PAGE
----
With the above-described method for feedback controlling the common rail pressure, the value of the actual common rail pressure P(n) after averaging processing, from which the effect of pressure pulsations has been removed, is used as the representative value of the actual common rail pressure. Therefore, the controllability is improved and the control accuracy can be increased.

With the above-described method for feedback controlling the common rail pressure, the common rail pressure Pav(n) after averaging processing was computed by averaging the sensor detected values for each prescribed crank angle period Δt=30 CA, and the control was conducted by using this value. However, if the same approach is followed when the engine revolution speed is low, the idle time of the control system is increased and the control response delay can occur.

In such cases, when the engine revolution speed is a low speed below the prescribed value, the control may be conducted by directly using the values detected by the sensor for each prescribed time period (for example, for every 8 msec), without using the above-described values computed for each crank angle period. Thus, when the engine revolution speed is not less than the prescribed value, the time elapsing within a crank angle period Δt=30 CA is comparatively short. Therefore, the control is conducted by using the values of the above-described common rail pressure Pav(n) after averaging processing. Conversely, when the engine revolution speed is a low speed below the prescribed value, a comparatively long time is required for a crank angle period Δt=30 CA. Therefore, the control may be conducted by directly using the values detected by the sensor for each time period (for example, for every 8 msec), without using values of the above-described common rail pressure Pav(n) after averaging processing. As a result, the extension of the idle period of the control system and the response delay of the control can be prevented.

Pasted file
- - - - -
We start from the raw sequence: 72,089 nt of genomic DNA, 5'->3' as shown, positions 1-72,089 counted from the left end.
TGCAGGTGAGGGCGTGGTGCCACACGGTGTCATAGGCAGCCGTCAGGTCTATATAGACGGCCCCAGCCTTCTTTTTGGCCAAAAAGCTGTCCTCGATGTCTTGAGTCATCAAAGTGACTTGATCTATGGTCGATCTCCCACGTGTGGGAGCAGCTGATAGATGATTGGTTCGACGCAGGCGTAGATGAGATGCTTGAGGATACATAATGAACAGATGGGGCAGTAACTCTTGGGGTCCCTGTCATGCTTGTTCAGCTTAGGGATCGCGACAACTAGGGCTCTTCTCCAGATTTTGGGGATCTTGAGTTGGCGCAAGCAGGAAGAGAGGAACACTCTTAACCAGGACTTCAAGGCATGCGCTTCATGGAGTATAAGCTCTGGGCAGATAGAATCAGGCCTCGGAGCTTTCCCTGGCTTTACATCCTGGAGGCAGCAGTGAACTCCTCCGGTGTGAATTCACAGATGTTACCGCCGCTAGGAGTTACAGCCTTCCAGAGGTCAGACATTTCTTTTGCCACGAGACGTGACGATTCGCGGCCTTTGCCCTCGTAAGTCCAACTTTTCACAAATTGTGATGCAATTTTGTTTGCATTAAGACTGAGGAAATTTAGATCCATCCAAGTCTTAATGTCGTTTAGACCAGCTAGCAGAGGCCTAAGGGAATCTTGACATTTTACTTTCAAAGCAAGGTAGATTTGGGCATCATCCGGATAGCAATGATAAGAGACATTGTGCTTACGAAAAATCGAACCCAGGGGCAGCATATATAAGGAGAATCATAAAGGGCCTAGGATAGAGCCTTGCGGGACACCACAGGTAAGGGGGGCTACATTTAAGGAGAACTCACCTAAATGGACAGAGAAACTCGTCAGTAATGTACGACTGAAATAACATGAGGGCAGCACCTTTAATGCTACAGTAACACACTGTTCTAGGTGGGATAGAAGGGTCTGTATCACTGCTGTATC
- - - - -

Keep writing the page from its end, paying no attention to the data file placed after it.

Various other embodiments of the present invention can be considered. For example, in the present embodiment, the pumping cycle of the supply pump was ΔT=180 CA and the reading period of sensor detected values was Δt=30 CA. However, those values can be changed. For example, with a supply pump conducting three cycles of fuel pumping per one crankshaft revolution, one pumping cycle becomes ΔT=120 CA. Furthermore, in the present embodiment an example was considered in which fuel pumping and injection were synchronized. However, in the common rail fuel injection control devices, pumping and injection can be asynchronous. For example, there is a combination of a six cylinder engine and a supply pump with four cycles of pumping per two crankshaft revolutions. The present invention is also applicable to such devices.

In sum, the present invention exhibits excellent effects, that is, makes it possible to convert the actual common rail pressure into values that can be advantageously used for control and allows the feedback control of common rail pressure to be executed with higher accuracy.

Patent Citations
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Referenced by
Citing PatentFiling datePublication dateApplicantTitle
US7073486 *Jun 27, 2005Jul 11, 2006Toyota Jidosha Kabushiki KaishaFuel pressure control device of internal combustion engine
US7124740 *Sep 27, 2005Oct 24, 2006Toyota Jidosha Kabushiki KaishaFuel injection control device for internal combustion engine
US7905217 *Aug 2, 2006Mar 15, 2011Keihin CorporationElectronic fuel injection control device
US8019569 *Oct 20, 2006Sep 13, 2011Siemens AktiengesellschaftMethod for checking a valve
US20120097131 *Jun 17, 2010Apr 26, 2012Mtu Friedrichshafen GmbhMethod for the closed-loop control of the rail pressure in a common-rail injection system of an internal combustion engine
US20120097134 *Jun 17, 2010Apr 26, 2012Mtu Friedrichshafen GmbhMethod for controlling and regulating the fuel pressure in the common rail of an internal combustion engine
Classifications
U.S. Classification123/494, 123/447, 123/456
International ClassificationF02D41/38, F02M37/00, F02M47/02, F02M55/02
Cooperative ClassificationF02D41/3836, F02D2041/1432, F02D2250/14, F02D41/3845, F02D2250/04, F02D2200/0602
European ClassificationF02D41/38C6
Legal Events
DateCodeEventDescription
Mar 3, 2009FPExpired due to failure to pay maintenance fee
Effective date: 20090111
Jan 11, 2009LAPSLapse for failure to pay maintenance fees
Jul 21, 2008REMIMaintenance fee reminder mailed
Dec 2, 2003ASAssignment
Owner name: ISUZU MOTORS LIMITED, JAPAN
Free format text: ASSIGNMENT OF ASSIGNORS INTEREST;ASSIGNORS:YOMOGIDA, KOICHIRO;NAKANO, FUTOSHI;SAIGO, YUSUKE;AND OTHERS;REEL/FRAME:014757/0031
Effective date: 20031119
Owner name: ISUZU MOTORS LIMITED 26-1, MINAMI-OHI 6-CHOME SHIN
Free format text: ASSIGNMENT OF ASSIGNORS INTEREST;ASSIGNORS:YOMOGIDA, KOICHIRO /AR;REEL/FRAME:014757/0031